Like one, that on a lonesome road
Doth walk in fear and dread,
And having once turnd round, walk on,
And turns no more his head;
Because he knows a frightful fiend
Doth close behind him tread.
Cavan had its share of haunted houses when we were youngsters.
They were usually old dilapidated mansions; relics of the
past; like the house at Shinning Wood in the Parish of Killann,
where a room was permanently locked; never occupied; reputedly,
because it was haunted by some frightful fiend and it was
said that if you listened as you passed its huge black iron
gates you could hear the dragging of big heavy chains across
the room by this fiend. Needless to say, we children didnt
tarry as we passed and if the gates happened to rattle we
ran like the clappers.
In the 1940s long before the advent of TV and sophisticated
multimedia entertainment, my mother often read to us a ghost
story by Kitty the Hare from one of the weekly
issues of Irelands Own. These stories
were very scary, particularly during the long dark nights
of winter when we huddled around the kitchen fire listening
spellbound to detailed accounts of paranormal incidents.
There was an air of authenticity about these stories, which
usually commenced with the words God Bless the Hearers,
the detailing of paranormal events were always prefixed
by the exclamation God between us and all harm but
what next was. This comment alarmed us so much that
we would put our hands over our ears in anticipated panic.
The stories ended with Kittys promise to have another
equally true and frightening story for us in the following
Our mother, seeing our hypnotised state of near panic would
always say, now children that story is the Gospel
truth that never happened. We would all laugh, relieved
that it was only a story, a figment of Kitty the Hares
imagination and to our mothers relief we would gladly
escape to the comfort of our beds.
In those days Cavan people seldom spoke about ghosts. If
anybody mentioned some local incident connected with the
paranormal the conversation was discreetly changed, especially
if children were within earshot. The reason for this was
because such incidents were true and perhaps witnessed by
one of the listeners or a near relative; in other words
these incidents were serious matters of fact, which occurred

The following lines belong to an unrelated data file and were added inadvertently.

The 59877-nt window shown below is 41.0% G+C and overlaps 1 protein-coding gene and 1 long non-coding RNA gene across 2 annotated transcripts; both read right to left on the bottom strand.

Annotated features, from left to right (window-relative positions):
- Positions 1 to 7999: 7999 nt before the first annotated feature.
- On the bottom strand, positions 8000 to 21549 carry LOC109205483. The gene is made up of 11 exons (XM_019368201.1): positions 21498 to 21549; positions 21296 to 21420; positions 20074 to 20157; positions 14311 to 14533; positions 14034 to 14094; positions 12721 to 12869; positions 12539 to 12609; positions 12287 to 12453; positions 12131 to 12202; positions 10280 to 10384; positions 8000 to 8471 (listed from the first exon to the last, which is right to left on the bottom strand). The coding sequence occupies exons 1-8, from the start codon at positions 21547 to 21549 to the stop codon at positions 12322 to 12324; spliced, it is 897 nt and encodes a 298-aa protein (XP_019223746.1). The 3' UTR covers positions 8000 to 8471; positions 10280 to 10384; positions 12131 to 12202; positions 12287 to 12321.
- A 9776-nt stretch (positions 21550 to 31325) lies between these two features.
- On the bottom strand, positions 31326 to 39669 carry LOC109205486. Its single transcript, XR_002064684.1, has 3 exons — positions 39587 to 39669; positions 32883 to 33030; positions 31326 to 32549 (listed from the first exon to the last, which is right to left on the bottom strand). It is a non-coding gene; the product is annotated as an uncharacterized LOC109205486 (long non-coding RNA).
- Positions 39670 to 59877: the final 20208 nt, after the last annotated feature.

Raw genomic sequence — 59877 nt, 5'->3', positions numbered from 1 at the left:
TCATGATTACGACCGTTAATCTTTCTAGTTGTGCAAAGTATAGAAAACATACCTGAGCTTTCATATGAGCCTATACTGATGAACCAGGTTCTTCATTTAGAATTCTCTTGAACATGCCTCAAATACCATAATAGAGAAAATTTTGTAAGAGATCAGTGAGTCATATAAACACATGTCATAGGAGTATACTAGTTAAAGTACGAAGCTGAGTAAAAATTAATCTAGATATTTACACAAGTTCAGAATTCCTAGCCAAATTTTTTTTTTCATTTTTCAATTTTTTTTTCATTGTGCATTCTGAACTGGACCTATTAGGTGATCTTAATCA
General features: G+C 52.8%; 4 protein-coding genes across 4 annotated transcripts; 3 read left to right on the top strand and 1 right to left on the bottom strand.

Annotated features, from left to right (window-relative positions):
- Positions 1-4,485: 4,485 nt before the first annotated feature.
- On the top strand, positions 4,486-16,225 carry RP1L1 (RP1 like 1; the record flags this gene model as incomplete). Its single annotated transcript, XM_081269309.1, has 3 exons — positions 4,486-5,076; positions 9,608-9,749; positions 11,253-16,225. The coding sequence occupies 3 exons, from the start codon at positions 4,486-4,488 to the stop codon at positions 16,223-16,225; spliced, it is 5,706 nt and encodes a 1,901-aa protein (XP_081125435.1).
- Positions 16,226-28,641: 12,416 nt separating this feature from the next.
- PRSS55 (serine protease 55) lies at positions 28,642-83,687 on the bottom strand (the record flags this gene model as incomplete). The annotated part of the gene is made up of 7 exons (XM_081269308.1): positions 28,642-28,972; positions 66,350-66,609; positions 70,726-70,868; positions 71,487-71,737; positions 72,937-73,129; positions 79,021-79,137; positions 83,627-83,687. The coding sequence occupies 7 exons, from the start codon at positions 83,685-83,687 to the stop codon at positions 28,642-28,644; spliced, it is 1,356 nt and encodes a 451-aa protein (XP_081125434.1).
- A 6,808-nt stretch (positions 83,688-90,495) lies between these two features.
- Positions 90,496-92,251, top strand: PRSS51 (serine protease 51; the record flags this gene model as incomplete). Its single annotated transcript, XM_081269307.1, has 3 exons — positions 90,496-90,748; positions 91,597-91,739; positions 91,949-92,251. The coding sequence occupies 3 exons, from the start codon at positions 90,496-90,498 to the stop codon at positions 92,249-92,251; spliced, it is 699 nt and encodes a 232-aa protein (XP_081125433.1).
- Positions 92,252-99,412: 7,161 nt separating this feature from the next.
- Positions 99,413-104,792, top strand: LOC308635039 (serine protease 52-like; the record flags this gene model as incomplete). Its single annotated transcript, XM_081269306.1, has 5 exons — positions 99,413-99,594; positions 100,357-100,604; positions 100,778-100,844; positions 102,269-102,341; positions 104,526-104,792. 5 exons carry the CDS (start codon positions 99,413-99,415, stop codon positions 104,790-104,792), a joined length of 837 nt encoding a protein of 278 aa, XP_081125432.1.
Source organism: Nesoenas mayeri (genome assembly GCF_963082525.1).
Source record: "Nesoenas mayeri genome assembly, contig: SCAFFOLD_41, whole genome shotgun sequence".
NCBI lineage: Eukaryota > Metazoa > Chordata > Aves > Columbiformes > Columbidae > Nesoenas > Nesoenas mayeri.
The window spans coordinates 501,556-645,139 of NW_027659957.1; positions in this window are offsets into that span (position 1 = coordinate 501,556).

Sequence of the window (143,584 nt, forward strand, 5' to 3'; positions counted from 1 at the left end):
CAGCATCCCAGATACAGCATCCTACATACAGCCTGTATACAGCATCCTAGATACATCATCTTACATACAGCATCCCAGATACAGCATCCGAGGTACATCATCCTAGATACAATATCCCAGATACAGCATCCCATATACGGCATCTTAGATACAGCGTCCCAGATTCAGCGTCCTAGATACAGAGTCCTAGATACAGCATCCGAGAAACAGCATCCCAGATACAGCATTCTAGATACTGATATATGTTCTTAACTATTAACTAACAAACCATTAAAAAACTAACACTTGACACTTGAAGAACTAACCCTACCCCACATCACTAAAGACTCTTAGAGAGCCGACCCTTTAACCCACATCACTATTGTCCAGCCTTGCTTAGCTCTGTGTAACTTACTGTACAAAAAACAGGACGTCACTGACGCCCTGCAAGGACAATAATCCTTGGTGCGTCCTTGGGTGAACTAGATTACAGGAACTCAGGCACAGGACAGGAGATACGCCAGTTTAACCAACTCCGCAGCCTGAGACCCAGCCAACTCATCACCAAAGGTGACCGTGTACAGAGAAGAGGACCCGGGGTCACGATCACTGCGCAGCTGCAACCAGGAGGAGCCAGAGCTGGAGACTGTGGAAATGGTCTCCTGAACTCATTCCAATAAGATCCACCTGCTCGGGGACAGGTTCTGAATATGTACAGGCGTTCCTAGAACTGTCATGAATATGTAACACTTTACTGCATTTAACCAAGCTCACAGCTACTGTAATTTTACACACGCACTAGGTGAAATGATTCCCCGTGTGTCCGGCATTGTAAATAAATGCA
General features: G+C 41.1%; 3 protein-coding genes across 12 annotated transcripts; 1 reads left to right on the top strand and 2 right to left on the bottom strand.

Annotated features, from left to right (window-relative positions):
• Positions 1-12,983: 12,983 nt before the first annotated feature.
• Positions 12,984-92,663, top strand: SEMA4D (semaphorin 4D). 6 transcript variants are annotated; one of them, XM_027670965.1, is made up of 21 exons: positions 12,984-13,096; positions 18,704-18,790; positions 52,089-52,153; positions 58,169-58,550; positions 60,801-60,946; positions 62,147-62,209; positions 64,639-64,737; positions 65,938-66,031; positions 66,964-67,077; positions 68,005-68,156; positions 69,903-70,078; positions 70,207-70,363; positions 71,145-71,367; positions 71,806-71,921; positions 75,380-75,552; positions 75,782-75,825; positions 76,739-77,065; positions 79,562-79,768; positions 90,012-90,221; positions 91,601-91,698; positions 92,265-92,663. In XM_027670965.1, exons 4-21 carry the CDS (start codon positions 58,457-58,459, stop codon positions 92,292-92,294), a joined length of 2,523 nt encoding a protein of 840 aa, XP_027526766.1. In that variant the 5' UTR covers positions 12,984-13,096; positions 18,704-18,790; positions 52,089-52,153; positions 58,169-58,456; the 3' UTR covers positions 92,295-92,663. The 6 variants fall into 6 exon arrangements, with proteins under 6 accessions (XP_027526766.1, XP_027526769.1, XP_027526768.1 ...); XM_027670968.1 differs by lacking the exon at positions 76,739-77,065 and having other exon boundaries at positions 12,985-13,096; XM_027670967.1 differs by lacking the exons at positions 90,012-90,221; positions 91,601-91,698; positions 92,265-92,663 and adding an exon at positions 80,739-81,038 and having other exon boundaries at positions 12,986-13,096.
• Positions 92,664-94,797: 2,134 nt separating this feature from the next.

not only during the hours of darkness but during daylight
hours as well. Nobody wished to talk about them; they were
not stories to be lightly told for the purpose of entertainment.
Cavan people, in those days regarded ghosts as the souls
of the deer departed serving out their time on earth for
some purpose or other; perhaps, they were souls of those
who died during the famine from starvation or drowned in
the coffin ships bound for America - some of the three and
a half million people who made up the decline in Irelands
population during the hundred years prior to 1946 when the
population of our Ulster counties fell from 740,000 to 264,000
people. We should not forget that up to the early 1950s,
a prayer in Latin known as the de profundus,
commencing with the words De profundis clamati ad
te, Domine (Out of the depths we cry to thee
OLord) was said in Ireland daily after mass
for these poor souls.
The following are details of two ghostly incidences, which
occurred in East Cavan in the last century and no doubt
were manifestations of the dear departed.
During 1946 our family moved to a large rented house in
east Cavan. Early one morning, my four-year old sister awoke
in bed crying loudly and my mother immediately ran to pacify
her. My sister was very frightened and she explained that
she had seen a woman standing beside the front window of
the bedroom, which faced the public roadway. Eventually,
my mother convinced her that she had been dreaming.
About six months later my older sister, then 15, was one
morning lying fully awake in bed in the same room; the door